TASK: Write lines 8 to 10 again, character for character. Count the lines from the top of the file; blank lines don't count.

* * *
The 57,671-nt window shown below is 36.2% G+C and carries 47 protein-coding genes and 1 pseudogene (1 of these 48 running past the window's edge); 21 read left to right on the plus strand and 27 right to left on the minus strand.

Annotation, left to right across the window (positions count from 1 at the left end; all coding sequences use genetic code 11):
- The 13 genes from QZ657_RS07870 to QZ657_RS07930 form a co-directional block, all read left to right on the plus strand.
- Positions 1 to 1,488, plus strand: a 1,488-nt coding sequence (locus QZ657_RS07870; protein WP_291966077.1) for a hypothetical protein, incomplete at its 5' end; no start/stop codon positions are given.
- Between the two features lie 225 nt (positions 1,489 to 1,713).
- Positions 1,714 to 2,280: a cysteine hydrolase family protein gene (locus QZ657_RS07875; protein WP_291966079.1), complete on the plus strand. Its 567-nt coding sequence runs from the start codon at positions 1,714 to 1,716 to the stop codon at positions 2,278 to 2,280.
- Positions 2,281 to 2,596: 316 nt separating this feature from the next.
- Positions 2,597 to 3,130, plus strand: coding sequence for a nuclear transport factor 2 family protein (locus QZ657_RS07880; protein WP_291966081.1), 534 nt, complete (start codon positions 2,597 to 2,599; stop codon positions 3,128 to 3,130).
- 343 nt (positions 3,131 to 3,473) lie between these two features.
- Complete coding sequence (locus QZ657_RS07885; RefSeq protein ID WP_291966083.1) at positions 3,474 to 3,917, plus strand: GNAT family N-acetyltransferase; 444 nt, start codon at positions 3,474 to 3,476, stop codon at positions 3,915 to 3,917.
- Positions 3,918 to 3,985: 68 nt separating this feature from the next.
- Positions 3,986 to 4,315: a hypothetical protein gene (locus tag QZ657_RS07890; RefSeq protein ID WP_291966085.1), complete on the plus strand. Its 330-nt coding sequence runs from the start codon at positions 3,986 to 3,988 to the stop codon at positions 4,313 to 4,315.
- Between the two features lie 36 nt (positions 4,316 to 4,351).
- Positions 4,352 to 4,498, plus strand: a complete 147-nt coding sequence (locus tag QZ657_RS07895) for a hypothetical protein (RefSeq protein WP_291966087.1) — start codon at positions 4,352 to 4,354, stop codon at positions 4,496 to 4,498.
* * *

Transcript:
- Positions 2,597 to 3,130, plus strand: coding sequence for a nuclear transport factor 2 family protein (locus QZ657_RS07880; protein WP_291966081.1), 534 nt, complete (start codon positions 2,597 to 2,599; stop codon positions 3,128 to 3,130).
- 343 nt (positions 3,131 to 3,473) lie between these two features.
- Complete coding sequence (locus QZ657_RS07885; RefSeq protein ID WP_291966083.1) at positions 3,474 to 3,917, plus strand: GNAT family N-acetyltransferase; 444 nt, start codon at positions 3,474 to 3,476, stop codon at positions 3,915 to 3,917.